One of Diesel’s key motivations to invent his high-efficiency engine (readily adaptable in size and utilizing locally available fuels) was to help relieve the burdens of the independent Artisan class of laborers and Craftsmen, who struggled to survive against the competition of large-scale industries that had virtually monopolized the predominant, over sized, expensive, and fuel-wasting power of the steam engine. Later (in 1903) he published a book called Solidarismus: Natuürliche wirtschaftliche Erloösung des Menschen (Solidarism: The Natural Economic Salvation of Man), in which he called for, among other things, worker-run factories. So, we can clearly see Diesels pre-occupation with social values and freedoms.
Prepare for War
Meanwhile, By 1913 the world was again gearing up for conflict, and the British Navy was running into serious safety issues with its petrol-powered submarine engines that required hot exhaust conduits, and created fuel fumes that were just a spark away from triggering a nautical disaster. While at the same time Rudolph Diesel was allegedly profoundly disturbed by the German Navy’s adoption of diesel engines for it’s own submarines. Concurrently, coal fired steamers were being converted to oil to try alleviate the concerns of spontaneous onboard coal-fires which often broke out deep in the coal bunkers under the enormous weight of the fuel (as is suspected to have played a part in the Titanic Disaster the year before in 1912 ) Oil fired steam engines also provided slightly quicker response time due to the much more flexible fueling methods offered by oil, over laborious challenges of coal transfer.
It’s also speculated however that the British Navy was obtaining funds to modernise it’s fleet through the Rothschild Empire with the proviso that they converted engines to use Middle East oil sources, which were owned through the same interests that were offering loans to the Admiralty. It seems that the British were being held over oil barrels owned by Bankers, much as they may have been during their forced purchase of the Suez Canal in 1875 to prevent an empire divided by a French owned shipping bottleneck.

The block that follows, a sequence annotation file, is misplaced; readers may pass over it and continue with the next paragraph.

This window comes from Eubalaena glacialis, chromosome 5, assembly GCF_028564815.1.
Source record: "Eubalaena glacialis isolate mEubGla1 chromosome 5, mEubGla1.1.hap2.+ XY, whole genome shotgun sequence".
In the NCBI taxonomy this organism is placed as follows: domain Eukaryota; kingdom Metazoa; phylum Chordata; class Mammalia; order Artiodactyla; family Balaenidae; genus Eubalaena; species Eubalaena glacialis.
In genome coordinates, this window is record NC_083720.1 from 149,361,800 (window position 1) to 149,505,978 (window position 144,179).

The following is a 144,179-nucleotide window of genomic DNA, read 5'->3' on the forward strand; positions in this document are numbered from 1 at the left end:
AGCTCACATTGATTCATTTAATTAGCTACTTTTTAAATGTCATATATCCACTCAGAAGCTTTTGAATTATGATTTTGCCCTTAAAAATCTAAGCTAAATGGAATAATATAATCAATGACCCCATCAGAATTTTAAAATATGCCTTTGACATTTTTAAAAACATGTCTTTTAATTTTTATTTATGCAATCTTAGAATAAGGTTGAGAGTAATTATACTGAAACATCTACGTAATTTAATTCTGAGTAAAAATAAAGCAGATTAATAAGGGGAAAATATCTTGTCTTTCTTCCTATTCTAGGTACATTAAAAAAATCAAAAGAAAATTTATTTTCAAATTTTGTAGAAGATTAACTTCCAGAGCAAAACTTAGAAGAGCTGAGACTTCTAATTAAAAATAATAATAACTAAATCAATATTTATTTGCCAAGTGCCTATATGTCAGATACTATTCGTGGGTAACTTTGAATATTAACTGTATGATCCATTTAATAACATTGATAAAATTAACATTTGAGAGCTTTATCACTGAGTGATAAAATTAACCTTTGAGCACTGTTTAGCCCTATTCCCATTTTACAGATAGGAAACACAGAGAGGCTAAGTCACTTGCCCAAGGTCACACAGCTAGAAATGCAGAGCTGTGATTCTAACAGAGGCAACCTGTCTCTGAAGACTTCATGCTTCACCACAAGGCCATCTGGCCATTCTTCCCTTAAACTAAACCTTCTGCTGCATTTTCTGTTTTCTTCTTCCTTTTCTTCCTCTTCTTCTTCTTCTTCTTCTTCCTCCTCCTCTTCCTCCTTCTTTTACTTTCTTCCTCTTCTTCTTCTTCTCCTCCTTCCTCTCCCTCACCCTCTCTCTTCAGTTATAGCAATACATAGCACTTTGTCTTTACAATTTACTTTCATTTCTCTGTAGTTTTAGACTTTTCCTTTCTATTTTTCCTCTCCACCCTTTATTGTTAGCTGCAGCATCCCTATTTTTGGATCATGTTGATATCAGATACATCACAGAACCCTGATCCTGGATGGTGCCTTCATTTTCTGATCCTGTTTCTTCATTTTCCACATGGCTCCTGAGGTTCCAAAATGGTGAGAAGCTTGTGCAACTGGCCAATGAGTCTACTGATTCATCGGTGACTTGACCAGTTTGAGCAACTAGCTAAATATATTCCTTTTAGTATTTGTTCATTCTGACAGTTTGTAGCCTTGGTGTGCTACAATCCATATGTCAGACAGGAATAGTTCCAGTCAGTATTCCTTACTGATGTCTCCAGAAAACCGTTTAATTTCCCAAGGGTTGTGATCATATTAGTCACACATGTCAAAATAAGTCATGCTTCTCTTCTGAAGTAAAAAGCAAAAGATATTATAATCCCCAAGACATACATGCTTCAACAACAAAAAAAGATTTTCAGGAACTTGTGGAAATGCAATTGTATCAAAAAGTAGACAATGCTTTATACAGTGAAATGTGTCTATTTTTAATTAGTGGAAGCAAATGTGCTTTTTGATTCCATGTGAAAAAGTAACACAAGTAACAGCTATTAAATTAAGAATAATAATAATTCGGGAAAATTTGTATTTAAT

In September of 1913…Rudolf Diesel boarded the Dresden in Antwerp Belgium, for a trip to London where he was to discuss the lucrative contractual terms for further refinements to his designs that would optimize them for marine application. After buying a bag of oranges, and requesting to be awoken at 6:15 AM, he retired for the evening, and was never seen alive again. His floating corpse was recovered 10 days later, with no signs of the contract that he was seen to be carrying on his person.
Rudolf Christian Karl Diesel (1858-1913)
Few men have left as far reaching a legacy as Rudolf Diesel. His engines — heavier and more expensive to build per horsepower than gasoline engines, but much more durable and cheaper to operate—made rapid inroads in shipping in the 1920s, heavy-duty trucking and construction equipment in the 1930s, railroads in the 1950s, and began to gain ground in passenger automobiles following the energy crises of the 1970s. They are literally the engines that have driven industry and commerce through the 20th Century.
Today we’re seeing a renewed interest in the Bio-Fuels that were first employed by Diesel as a means to enable local energy to be grown by Farmers. Although hemp production was effectively killed The diesel technology that he spawned continues to be refined, and we are seeing impressive new strides being made in Diesel Locomotives, that could once again help revolutionize Transit and Transportation in a world that needs to replace gasoline engines as the dominant form of mechanical energy.
Glimpse into the Future !
Diesel technology is evolving and adapting itself again…This time to offer an even cleaner, renewable power source for the Future.
Learn More Here